Fixed-term bonds are debt securities that are structured with a fixed rate of interest that applies to the bond issue from the date of purchase to the date of maturity. Bonds of this type offer the benefit of being able to project returns with a higher degree of accuracy. This is different from bonds that are structured with variable or floating interest rates, since the rate applied may vary from one accounting period to the next.
One of the advantages associated with fixed-term bonds is that investors do not have to be concerned about shifting economic conditions that may occur during the life of the bond issues. Since the interest rate is locked in or fixed, the projected return remains constant, no matter what is happening in the wider economy. This makes it much easier to identify the amount of interest payments received at specific times throughout the bond’s life, and be prepared to use those funds in whatever manner the investor desires.
Conservative investors tend to find that fixed-term bonds are a viable addition to investment portfolios. Since the degree of risk involved is very low, and the returns are easy to project, people who are not interested in getting involved with highly volatile deals will often see the bonds as an excellent way to generate levels of return not possible with other so-called safe investments like savings accounts. At the same time, investors manage to avoid the risk associated with many stock or commodities options. The end result is the ability to ground the investment portfolio in investments that are considered reliable, and that require very little attention between the time of purchase and the date that the bonds reach full maturity.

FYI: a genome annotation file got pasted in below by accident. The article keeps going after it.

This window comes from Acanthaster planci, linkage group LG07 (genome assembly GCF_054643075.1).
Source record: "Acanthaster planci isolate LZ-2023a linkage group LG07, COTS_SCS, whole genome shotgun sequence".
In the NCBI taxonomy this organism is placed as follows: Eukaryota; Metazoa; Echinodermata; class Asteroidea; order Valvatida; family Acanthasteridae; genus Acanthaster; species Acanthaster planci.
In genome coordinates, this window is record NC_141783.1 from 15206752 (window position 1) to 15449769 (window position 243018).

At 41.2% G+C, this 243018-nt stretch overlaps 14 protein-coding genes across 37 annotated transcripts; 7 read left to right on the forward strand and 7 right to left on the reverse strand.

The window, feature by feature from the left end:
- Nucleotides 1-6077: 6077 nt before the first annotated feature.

As with any type of bond issue, it is important to look closely at all the terms and conditions that apply to fixed-term bonds before actually initiating a transaction. This includes reading the terms to determine if the bond is guaranteed in some manner, a provision that ensures the investor will at least receive the return of the principal investment if the bond issuer should default for some reason. In addition, it is also a good idea to determine if the bond structure allows the issuer to call the bond early. Depending on the fixed rate that applies to the bond, and how close to maturity the bond must be in order for it to be called, the investor may decide that considering other fixed-term bonds would be a better idea.